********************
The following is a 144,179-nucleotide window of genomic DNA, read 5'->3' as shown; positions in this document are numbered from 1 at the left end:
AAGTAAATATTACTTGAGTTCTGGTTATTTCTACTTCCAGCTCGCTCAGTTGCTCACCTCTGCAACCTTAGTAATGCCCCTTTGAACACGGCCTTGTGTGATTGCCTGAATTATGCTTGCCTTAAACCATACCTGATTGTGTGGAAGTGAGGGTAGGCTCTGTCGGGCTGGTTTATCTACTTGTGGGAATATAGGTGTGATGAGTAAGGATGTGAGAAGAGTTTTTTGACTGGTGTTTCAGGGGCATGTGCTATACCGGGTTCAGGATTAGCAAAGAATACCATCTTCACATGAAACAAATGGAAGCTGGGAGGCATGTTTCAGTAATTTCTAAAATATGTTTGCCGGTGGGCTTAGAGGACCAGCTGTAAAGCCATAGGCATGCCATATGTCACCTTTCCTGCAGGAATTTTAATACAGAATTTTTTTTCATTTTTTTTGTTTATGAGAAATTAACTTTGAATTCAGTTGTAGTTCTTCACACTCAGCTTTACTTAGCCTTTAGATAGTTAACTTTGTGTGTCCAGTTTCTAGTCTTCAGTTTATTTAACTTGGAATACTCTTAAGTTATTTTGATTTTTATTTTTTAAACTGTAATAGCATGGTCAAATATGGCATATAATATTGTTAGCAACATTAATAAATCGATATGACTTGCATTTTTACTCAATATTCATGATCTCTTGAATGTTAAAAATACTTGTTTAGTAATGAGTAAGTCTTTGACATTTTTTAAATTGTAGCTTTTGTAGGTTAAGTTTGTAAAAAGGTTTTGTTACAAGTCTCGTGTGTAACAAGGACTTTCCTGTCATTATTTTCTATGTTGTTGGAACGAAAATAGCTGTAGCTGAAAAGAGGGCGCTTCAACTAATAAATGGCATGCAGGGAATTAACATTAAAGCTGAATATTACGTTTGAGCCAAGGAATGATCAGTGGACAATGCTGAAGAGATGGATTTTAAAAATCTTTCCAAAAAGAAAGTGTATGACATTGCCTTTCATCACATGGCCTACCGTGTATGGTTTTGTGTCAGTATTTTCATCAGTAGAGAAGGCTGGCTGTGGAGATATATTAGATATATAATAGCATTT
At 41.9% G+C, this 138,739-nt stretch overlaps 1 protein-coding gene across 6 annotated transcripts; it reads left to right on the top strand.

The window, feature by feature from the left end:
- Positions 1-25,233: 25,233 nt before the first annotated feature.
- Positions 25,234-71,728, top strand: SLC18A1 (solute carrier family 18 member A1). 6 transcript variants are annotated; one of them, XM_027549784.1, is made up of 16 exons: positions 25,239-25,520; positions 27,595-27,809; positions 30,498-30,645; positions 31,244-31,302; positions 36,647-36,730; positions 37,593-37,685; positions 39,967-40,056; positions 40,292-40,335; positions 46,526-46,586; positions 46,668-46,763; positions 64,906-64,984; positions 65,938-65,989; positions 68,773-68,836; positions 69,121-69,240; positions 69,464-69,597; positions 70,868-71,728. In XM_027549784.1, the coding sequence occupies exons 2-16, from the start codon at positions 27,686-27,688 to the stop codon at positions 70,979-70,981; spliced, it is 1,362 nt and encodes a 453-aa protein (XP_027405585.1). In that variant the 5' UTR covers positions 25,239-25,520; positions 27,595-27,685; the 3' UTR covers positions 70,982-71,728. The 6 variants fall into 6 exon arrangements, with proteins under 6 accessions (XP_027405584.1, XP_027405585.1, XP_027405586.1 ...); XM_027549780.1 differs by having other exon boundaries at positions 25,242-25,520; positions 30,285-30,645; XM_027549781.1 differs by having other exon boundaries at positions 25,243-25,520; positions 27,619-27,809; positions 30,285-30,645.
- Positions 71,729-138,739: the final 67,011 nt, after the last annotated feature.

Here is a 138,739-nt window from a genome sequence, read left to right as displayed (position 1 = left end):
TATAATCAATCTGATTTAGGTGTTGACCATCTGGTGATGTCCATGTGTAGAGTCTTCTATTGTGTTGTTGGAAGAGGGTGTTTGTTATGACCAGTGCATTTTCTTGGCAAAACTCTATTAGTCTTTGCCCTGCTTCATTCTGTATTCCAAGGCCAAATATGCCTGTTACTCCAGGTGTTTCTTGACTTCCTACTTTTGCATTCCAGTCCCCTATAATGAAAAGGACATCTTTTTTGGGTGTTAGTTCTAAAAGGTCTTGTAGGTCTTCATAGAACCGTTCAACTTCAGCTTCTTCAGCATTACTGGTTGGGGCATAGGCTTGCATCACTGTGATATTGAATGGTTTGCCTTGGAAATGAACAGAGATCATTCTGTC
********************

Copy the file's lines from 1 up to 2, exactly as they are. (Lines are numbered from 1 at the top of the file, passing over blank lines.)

The following is a 144,179-nucleotide window of genomic DNA, read 5'->3' as shown; positions in this document are numbered from 1 at the left end:
AAGTAAATATTACTTGAGTTCTGGTTATTTCTACTTCCAGCTCGCTCAGTTGCTCACCTCTGCAACCTTAGTAATGCCCCTTTGAACACGGCCTTGTGTGATTGCCTGAATTATGCTTGCCTTAAACCATACCTGATTGTGTGGAAGTGAGGGTAGGCTCTGTCGGGCTGGTTTATCTACTTGTGGGAATATAGGTGTGATGAGTAAGGATGTGAGAAGAGTTTTTTGACTGGTGTTTCAGGGGCATGTGCTATACCGGGTTCAGGATTAGCAAAGAATACCATCTTCACATGAAACAAATGGAAGCTGGGAGGCATGTTTCAGTAATTTCTAAAATATGTTTGCCGGTGGGCTTAGAGGACCAGCTGTAAAGCCATAGGCATGCCATATGTCACCTTTCCTGCAGGAATTTTAATACAGAATTTTTTTTCATTTTTTTTGTTTATGAGAAATTAACTTTGAATTCAGTTGTAGTTCTTCACACTCAGCTTTACTTAGCCTTTAGATAGTTAACTTTGTGTGTCCAGTTTCTAGTCTTCAGTTTATTTAACTTGGAATACTCTTAAGTTATTTTGATTTTTATTTTTTAAACTGTAATAGCATGGTCAAATATGGCATATAATATTGTTAGCAACATTAATAAATCGATATGACTTGCATTTTTACTCAATATTCATGATCTCTTGAATGTTAAAAATACTTGTTTAGTAATGAGTAAGTCTTTGACATTTTTTAAATTGTAGCTTTTGTAGGTTAAGTTTGTAAAAAGGTTTTGTTACAAGTCTCGTGTGTAACAAGGACTTTCCTGTCATTATTTTCTATGTTGTTGGAACGAAAATAGCTGTAGCTGAAAAGAGGGCGCTTCAACTAATAAATGGCATGCAGGGAATTAACATTAAAGCTGAATATTACGTTTGAGCCAAGGAATGATCAGTGGACAATGCTGAAGAGATGGATTTTAAAAATCTTTCCAAAAAGAAAGTGTATGACATTGCCTTTCATCACATGGCCTACCGTGTATGGTTTTGTGTCAGTATTTTCATCAGTAGAGAAGGCTGGCTGTGGAGATATATTAGATATATAATAGCATTT